[AP Photo/Paul Sakuma]

Is Facebook the next Apple or Google? If you remember, Google went public on August 19, 2004 for $85 per share. It closed trading its first day on the open market up 17% at $100.34. Today, it trades at around $600 — quite a return over the past 7+ years. Facebook promises to be even more popular than Google in its trading debut, but will the euphoria be as long-lived?

Mark Zuckerberg, the 27-year-old whiz bang billionaire, will likely earn $18 billion more dollars when Facebook is sold to the public later this month. With no need of cash, one wonders why the primary owner of Facebook wants to sell most of his shares. Another question: Is it wise to buy Facebook once it’s available to purchase?

An older and wiser American multi-billionaire does not think so. Warren Buffett has stated that he will not purchase Facebook for himself or his shareholders, at least not on the first day of the IPO.  

See also: America’s 10 Biggest IPOs

A little history homework reveals manias with Dutch tulips in 1637 and the British Railway in 1845 — and may illuminate why taking the road less traveled, a path that is tailor-made for you and your personal goals may be best.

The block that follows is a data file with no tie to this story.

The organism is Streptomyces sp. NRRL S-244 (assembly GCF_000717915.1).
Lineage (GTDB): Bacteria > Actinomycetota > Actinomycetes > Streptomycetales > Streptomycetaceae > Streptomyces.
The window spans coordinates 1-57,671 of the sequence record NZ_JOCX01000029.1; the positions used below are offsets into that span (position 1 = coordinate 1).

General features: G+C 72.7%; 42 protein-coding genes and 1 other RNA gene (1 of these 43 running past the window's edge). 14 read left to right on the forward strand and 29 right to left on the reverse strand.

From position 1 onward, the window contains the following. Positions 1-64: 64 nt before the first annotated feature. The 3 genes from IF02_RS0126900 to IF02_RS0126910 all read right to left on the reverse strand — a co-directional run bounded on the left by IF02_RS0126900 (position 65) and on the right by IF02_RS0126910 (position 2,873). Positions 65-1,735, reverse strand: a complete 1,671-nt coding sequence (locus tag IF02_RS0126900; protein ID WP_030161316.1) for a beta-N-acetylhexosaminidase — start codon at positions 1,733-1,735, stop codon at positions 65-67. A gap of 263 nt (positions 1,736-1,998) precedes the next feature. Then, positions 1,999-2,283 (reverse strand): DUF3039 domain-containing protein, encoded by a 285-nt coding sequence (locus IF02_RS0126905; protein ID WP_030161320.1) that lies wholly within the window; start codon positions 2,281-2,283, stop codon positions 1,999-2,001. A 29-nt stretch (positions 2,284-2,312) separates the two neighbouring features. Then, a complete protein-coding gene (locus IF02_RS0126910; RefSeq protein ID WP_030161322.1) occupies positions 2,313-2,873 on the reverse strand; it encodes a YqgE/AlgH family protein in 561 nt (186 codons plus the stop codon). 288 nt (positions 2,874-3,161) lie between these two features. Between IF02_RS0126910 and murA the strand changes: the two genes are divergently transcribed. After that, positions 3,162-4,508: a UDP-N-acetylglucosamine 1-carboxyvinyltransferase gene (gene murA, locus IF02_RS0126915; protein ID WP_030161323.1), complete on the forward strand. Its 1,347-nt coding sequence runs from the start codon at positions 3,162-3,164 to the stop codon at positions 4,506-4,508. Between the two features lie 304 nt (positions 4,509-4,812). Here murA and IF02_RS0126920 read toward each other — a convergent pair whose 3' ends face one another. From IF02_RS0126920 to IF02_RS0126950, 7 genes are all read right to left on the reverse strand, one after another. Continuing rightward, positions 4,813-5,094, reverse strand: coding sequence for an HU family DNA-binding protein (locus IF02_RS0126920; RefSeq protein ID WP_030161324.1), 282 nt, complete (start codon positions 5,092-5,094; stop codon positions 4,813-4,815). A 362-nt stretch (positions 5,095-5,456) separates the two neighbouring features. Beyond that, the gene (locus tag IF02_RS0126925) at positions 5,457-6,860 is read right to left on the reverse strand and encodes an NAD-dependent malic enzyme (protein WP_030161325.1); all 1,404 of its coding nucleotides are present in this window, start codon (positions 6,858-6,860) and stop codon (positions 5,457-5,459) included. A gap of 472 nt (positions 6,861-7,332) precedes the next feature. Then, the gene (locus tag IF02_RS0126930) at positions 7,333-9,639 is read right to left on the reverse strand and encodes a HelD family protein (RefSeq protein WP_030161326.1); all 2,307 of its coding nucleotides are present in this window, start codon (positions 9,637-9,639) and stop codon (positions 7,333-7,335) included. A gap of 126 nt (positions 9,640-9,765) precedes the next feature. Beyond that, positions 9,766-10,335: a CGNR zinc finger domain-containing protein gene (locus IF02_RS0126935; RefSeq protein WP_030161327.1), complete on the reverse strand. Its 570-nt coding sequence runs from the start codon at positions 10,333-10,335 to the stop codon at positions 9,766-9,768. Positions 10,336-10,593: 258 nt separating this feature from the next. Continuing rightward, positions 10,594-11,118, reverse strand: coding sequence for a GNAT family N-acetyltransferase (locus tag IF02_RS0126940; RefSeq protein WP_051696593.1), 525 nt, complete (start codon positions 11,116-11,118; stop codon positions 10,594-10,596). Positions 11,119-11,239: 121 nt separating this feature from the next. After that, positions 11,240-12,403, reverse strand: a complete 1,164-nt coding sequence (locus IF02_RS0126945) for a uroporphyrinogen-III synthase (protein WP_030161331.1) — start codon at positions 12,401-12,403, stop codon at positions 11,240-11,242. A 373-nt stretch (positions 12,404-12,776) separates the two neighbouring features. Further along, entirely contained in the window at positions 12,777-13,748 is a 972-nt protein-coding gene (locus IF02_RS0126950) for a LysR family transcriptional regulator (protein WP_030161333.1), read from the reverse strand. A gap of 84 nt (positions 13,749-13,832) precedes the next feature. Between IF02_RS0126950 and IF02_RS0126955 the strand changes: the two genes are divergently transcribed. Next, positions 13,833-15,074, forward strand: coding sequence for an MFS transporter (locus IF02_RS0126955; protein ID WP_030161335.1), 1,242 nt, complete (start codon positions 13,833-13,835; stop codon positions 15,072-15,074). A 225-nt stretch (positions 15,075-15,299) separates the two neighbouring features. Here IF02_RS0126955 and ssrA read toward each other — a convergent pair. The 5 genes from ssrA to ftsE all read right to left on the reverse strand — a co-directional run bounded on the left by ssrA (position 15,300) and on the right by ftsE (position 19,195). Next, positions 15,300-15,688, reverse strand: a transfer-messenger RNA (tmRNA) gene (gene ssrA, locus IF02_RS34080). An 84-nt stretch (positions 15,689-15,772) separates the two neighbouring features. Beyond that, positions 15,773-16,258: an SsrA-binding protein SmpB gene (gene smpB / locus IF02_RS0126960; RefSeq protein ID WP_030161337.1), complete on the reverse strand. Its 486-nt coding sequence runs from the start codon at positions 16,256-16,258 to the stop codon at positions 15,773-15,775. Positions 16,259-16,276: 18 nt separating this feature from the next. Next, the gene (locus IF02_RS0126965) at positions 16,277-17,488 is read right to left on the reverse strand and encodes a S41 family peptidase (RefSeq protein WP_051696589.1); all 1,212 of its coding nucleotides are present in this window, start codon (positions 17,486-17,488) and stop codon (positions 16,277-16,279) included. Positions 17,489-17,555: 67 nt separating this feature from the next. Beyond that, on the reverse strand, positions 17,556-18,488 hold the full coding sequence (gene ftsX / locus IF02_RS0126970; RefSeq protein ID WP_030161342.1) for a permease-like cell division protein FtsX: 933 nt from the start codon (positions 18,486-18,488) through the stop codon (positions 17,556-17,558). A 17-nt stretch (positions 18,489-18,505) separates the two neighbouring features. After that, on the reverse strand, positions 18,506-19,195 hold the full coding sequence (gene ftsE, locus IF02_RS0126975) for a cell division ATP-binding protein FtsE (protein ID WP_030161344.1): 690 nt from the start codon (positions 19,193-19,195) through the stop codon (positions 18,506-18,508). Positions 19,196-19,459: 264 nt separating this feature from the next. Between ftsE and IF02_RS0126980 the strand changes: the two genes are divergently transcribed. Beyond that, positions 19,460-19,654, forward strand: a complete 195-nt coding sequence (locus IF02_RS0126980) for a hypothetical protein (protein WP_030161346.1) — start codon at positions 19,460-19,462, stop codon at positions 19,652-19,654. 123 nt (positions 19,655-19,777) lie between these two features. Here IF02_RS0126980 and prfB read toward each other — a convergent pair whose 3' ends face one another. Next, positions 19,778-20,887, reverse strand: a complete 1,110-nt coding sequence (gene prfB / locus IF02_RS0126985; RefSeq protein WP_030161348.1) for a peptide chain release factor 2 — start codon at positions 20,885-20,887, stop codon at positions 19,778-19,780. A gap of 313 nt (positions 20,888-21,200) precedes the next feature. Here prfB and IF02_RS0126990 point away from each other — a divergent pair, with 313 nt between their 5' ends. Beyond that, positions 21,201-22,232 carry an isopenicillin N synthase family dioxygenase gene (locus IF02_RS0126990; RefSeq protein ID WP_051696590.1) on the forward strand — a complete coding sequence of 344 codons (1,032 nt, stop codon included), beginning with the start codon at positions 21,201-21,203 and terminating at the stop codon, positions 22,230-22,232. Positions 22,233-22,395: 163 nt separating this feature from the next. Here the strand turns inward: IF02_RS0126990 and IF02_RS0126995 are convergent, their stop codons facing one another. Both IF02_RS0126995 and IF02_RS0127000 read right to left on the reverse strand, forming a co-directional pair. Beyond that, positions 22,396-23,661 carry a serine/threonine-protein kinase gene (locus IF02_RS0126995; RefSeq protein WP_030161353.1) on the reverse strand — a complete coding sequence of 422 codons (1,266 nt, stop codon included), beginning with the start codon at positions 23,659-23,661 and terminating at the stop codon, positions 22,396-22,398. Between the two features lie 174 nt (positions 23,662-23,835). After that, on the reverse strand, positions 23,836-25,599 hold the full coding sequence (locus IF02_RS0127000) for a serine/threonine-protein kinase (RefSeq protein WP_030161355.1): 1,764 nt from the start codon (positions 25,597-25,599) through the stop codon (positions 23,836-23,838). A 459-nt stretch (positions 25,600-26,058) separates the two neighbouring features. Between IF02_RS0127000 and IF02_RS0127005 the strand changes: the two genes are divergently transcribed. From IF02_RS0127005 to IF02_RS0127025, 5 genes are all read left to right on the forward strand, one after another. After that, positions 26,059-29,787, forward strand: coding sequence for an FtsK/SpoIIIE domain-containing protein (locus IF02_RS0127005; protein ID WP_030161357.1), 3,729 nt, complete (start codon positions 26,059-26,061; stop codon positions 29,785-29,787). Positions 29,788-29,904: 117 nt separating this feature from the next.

Still, almost everybody needs to have an asset that could appreciate at a pace that wallops inflation.  High-flying companies are truly a double edged sword. The slightest disappointment means they are punished mercilessly by the market; check out Netflix or AOL back in their heyday.

Already Facebook has seen its younger followers migrate over to Twitter and business users choose LinkedIn. Has the bloom already begun to fade from this rose? One huge untapped market for Facebook is China; but two other well established Chinese social media players are already dominating their market. 

Markets are fickle (anyone remember MySpace?) and investing is best done with the help and guidance of a professional. With the likes of Ben Bernanke owning annuities and Warren Buffet passing on Facebook, maybe it’s a wise choice to keep it simple and safer with your money too.

For more from Michael Ham, see:

Chicken Little? Maybe a Little

Are You as Dumb as Ben Bernanke?

What If You Had Bought Apple?